Apple Loses Some Customer Satisfaction Appeal
May 22, 2013

While Apple Customer Satisfaction Slips, They’re Still Leader Of The Pack

Michael Harper for — Your Universe Online

In the days leading up to Samsung´s unveiling of the highly-anticipated Galaxy S4, Apple´s senior vice president of worldwide marketing Phil Schiller has gone on the defensive. In an interview with the Wall Street Journal, Schiller cited numbers from a ChangeWave survey which found 75 percent of all iPhone users reported being “very satisfied” with their phones.

Later, Apple changed their splash page to brag about their eighth — then ninth straight — customer satisfaction awards from J.D. Power and Associates. Customer satisfaction has been their central marketing mantra for several weeks. Now, a new customer satisfaction survey from the American Customer Satisfaction Index (ASCI) shows that Apple´s approval rating among customers may be slipping, and just one year after being included in the list for the first time.  The iPhone still comfortably tops the charts, however, competitors like Motorola and Samsung are nipping hard at their heels.

According to the numbers, Apple´s satisfaction ratings have slipped slightly from 2012´s 83 percent to 81 percent. The rivalry between Apple and Samsung is what´s fueling headlines, however, as the Galaxy maker´s satisfaction ratings have risen by five points from 71 to 76 percent.

The ACSI customer satisfaction survey includes ratings on subscription television services, wireless telephone service providers and computer software as well.

All of the major smart phone manufacturers have apparently been doing a good job of keeping their customers satisfied. According to this survey, overall satisfaction is up by 2.7 percent from last year. Though the story about Apple slipping and Samsung gaining makes a eye-catching headline, it doesn´t tell the entire story. While Samsung did see the greatest gain in the past year, Samsung´s satisfaction rating is now about the same as the average for all cell phone makers.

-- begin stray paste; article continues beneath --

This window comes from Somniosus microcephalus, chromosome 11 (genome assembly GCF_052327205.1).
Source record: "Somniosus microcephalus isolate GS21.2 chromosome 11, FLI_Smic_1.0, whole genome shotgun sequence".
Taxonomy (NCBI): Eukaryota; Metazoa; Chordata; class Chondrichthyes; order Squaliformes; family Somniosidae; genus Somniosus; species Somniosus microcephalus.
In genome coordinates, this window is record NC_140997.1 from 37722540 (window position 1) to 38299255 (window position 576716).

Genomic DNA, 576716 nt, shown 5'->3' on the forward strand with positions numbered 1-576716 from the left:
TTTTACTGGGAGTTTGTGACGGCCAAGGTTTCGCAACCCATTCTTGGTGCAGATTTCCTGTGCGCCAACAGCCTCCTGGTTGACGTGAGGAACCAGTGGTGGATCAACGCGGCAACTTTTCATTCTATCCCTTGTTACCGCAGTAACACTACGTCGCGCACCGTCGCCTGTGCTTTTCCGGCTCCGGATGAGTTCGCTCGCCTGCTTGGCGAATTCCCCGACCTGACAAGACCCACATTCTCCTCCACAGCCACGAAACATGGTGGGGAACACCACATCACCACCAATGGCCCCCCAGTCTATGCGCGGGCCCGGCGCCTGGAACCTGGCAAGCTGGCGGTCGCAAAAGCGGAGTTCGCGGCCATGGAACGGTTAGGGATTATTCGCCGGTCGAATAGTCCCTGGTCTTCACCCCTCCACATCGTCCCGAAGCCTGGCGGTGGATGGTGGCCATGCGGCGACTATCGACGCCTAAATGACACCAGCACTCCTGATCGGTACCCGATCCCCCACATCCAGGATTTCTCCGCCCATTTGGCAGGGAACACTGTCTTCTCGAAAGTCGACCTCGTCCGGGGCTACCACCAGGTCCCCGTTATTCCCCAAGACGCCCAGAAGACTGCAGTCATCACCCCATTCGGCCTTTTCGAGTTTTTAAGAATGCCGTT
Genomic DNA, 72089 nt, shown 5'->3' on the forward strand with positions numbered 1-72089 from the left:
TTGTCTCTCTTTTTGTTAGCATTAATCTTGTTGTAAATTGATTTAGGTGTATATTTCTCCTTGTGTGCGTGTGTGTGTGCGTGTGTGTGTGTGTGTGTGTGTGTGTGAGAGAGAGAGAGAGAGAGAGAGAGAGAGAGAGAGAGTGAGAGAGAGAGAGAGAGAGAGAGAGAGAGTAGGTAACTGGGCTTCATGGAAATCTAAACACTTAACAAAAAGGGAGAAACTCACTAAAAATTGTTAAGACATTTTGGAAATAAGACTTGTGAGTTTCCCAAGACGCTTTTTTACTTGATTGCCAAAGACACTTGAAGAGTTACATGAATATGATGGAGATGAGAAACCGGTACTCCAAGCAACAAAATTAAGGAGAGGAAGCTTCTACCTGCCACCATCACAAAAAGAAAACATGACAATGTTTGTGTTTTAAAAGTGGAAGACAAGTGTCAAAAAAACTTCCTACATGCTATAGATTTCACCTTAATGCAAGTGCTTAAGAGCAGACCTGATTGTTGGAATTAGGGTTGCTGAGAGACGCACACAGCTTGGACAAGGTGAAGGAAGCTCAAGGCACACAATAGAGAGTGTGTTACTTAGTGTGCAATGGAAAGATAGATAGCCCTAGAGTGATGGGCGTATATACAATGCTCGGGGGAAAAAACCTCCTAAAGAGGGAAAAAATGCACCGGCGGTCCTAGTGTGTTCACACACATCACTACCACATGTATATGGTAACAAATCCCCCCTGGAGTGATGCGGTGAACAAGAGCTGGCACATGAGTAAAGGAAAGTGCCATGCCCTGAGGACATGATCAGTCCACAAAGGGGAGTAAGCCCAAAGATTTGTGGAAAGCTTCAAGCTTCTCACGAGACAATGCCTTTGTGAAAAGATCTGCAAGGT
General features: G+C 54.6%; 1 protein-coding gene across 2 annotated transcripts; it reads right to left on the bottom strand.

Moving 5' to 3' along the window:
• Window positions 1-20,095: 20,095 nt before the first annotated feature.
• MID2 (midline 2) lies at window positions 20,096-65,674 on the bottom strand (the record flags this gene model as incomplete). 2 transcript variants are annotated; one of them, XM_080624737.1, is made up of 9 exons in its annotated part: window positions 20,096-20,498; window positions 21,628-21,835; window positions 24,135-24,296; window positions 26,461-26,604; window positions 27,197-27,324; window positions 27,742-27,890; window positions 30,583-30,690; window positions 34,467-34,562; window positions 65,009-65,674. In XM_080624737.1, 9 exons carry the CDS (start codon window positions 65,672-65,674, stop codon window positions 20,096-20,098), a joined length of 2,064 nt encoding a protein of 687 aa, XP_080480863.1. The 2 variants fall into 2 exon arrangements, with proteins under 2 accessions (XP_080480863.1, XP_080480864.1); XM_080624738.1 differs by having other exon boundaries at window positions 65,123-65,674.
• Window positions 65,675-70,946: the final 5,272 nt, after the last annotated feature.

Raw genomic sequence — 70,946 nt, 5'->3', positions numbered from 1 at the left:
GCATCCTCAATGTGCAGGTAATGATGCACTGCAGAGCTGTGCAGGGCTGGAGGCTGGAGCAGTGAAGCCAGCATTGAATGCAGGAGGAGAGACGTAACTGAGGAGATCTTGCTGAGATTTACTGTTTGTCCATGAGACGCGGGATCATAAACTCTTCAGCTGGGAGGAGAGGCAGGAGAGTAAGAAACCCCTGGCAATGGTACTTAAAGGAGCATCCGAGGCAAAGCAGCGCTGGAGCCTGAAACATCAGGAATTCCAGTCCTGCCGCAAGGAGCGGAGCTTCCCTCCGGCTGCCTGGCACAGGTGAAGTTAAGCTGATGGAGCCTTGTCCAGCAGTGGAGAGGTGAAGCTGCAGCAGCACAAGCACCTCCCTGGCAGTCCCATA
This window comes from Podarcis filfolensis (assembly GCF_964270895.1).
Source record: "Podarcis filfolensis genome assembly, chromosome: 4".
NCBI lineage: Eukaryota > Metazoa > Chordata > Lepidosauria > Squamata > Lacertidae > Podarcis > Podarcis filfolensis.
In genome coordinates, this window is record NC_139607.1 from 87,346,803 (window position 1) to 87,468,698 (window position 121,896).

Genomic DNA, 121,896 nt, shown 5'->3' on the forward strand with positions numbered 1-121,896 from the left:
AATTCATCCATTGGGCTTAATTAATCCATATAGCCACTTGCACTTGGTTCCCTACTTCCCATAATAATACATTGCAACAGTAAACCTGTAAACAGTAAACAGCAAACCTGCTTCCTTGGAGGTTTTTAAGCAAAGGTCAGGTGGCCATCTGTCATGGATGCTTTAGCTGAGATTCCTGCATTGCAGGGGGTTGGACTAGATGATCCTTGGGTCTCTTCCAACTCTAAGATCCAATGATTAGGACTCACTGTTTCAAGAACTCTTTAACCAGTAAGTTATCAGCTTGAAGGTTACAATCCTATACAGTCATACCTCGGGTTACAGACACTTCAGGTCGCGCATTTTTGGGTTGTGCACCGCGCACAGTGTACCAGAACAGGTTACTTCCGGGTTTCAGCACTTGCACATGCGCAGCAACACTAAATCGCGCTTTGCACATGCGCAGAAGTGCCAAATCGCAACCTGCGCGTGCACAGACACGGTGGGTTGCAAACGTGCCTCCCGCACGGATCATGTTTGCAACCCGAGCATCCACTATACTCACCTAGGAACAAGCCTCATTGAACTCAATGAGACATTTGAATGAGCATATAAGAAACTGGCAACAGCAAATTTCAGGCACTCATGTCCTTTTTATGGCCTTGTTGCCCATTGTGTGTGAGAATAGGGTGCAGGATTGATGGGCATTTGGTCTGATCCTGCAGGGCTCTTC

In most graphics displaying the current smartphone race, the “All Others” listing sits at the bottom of the list, capturing those nearly unheard of phone manufacturers or operating systems. In this ACSI list, however, Samsung is tied for fourth place with “All Others,” which doesn't include HTC, LG or BlackBerry, which all fill out the bottom of the list.

“While the iPhone 5 had strong sales, it has not bolstered Apple´s overall customer satisfaction,” reads the survey.

One could read the ACSI report to mean that the general public really does want a larger screen. Apple only released one phone last year, as they have since 2007. In the same time period measured in this survey, Samsung released both the Samsung Galaxy S3 and S4. Though the Galaxy was a popular phone even before last year, the S3 was seen by many as the first phone that either competed on the same level as the iPhone or even trumped it.

Google´s Motorola also saw a significant increase in approval ratings, jumping five percent from 73 to 77 percent. Even Nokia managed to improve their marks, though they did slip from second to third place over last year. LG lost the most percentage points, dropping from 75 to 71 percent, while BlackBerry managed to remain flat at 69 percent — a feat for a company who is normally seen as falling in nearly every market metric produced in the past three years.